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  • Chris says:

    My vote is based on the candidate’s overall platform and vision for the country. My personal finances only factor in to the extent that I am included in a socioeconomic class that is affected by a campaign issue.

  • Jim says:

    We could start by not giving billions of dollars every year to illegal aliens, getting 1/3 of America off of welfare, and stop giving billions of dollars every year to countries that hate us.

  • Bev says:

    I am also looking at the character of the person and his values to determine if they match up with mine. It can’t be just about money.

  • Donna says:

    As past chamber of commerce executive director who is now retired and an ex- small business owner I guess it depends on what you call a small business. Those businesses with less than 50 employees, which is where most small business average, will gain or not be affected by the new laws since S-corps, partnerships, LLC, etc are not usually more than 49 people. The large business end or large small businesses of 50 + who have been getting a huge benefit in tax breaks, will see their profits go down but not the flood that is being predicted. Most small business owners DO NOT make $200,000 a year. Just because you own a small business does not mean you are rich. Profit goes to run the business. And some small business owners cannot take a salary until the business is able to profit enough to run itself and have a salary given to them.

  • Krystyna says:

    Obama is working hard to destroy small business — and that’s how I earn my living. He has created a nation of entitlement. Romney is a good business man and I believe he will turn the nation around.

  • Donald says:

    Both the candidates’ offers are music to my ears. Looking into each of their backgrounds, they both are known to be hard workers as well as men with determination. Right now, I am just pleased that we have two highly capable individuals to choose from.

  • bryan says:

    I like Romney and the fiscal responsibly that he projects. My only fear is that he becomes like Bush and lowers taxes too much while running up the deficit, as lowering taxes just so they can be repaid by the next generation is just dumb. Obama did his job though which was to get us back on track, but penalizing people who cant afford health care with fines is crazy. What happened to universal healthcare?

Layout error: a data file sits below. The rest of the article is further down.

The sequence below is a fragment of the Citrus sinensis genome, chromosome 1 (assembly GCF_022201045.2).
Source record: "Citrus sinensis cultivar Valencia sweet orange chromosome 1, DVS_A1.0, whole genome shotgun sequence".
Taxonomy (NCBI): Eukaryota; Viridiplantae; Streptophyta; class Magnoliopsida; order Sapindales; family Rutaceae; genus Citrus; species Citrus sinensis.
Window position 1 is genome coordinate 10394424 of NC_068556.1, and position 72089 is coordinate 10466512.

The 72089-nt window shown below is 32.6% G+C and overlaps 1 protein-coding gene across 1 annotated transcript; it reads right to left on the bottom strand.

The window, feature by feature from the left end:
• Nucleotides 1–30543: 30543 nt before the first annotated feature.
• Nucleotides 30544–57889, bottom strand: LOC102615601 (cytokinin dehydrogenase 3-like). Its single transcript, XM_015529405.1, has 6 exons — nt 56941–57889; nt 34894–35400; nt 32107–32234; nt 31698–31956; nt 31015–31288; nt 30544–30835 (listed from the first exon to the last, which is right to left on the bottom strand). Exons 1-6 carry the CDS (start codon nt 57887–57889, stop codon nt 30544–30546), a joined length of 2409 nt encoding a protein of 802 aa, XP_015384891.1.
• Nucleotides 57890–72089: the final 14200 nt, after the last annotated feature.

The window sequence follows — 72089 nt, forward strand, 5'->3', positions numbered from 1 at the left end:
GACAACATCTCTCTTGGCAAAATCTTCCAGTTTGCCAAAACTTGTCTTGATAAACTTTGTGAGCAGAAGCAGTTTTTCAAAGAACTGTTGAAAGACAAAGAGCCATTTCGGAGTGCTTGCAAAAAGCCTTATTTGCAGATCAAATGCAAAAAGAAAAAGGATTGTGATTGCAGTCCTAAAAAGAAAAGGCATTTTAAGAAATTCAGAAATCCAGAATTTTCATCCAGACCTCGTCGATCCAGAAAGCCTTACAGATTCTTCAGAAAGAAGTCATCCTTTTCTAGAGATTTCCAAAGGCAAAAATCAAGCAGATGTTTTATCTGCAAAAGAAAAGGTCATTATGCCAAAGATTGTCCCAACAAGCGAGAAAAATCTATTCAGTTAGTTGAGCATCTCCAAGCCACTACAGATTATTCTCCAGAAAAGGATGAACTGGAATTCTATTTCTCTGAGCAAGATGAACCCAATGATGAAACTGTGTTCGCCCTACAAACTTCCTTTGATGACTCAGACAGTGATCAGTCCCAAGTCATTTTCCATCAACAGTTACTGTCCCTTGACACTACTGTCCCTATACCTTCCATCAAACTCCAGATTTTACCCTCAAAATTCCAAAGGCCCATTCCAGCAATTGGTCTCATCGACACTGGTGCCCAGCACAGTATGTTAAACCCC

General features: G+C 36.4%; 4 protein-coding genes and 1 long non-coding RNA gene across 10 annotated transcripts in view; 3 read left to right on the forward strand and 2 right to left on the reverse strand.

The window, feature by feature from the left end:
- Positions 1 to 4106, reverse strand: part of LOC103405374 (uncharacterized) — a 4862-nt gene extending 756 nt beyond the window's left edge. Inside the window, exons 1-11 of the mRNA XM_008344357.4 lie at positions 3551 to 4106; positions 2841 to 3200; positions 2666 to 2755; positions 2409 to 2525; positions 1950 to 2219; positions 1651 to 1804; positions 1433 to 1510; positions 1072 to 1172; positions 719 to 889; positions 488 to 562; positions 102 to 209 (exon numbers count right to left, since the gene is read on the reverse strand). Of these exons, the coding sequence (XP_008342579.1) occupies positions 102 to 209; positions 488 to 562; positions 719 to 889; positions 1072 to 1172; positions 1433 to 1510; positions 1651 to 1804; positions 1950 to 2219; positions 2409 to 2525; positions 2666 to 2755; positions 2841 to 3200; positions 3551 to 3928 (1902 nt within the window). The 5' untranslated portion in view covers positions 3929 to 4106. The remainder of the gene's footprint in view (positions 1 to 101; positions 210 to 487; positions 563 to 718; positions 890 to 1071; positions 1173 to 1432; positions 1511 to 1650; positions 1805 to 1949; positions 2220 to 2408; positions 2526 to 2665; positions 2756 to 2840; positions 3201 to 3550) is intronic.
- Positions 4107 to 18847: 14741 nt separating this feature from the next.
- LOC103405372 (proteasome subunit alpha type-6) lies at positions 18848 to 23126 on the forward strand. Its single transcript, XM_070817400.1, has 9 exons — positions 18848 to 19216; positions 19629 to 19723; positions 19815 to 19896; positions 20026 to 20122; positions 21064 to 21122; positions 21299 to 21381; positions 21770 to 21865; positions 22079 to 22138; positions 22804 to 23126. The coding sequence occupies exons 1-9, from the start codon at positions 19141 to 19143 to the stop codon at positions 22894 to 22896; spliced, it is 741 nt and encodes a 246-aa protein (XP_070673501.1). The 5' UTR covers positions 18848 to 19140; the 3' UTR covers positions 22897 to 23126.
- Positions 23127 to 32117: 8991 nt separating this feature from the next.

• I don’t really get into politics in public but I probably would vote for the candidate who will benefit me most financially as long as I don’t have another disagreement with some other major part of their platform.

  • Patty says:

    I think the real rub is that neither candidate can do what they are proposing. There is congress that has to work with the president (whomever) and there is so much rancor that there will be no positive outcome for anyone.

    While we worry about Greece, Italy, Ireland, Spain we have serious issues just as bad here. That no one wants to discuss it, or work together means that everyone, every country is going to crash down.

    I am the middle class. No children, small house, we both have jobs, but we are just hanging in there. No vacations, no spending sprees, trying to think about multiple income streams, and just working harder and harder to stay in place. I wonder how many people will vote. Can you imagine another tight race like Bush and Gore? I am not looking forward to this election but rather gripping my chair for the wild ride that this election will be. No one wins this time around.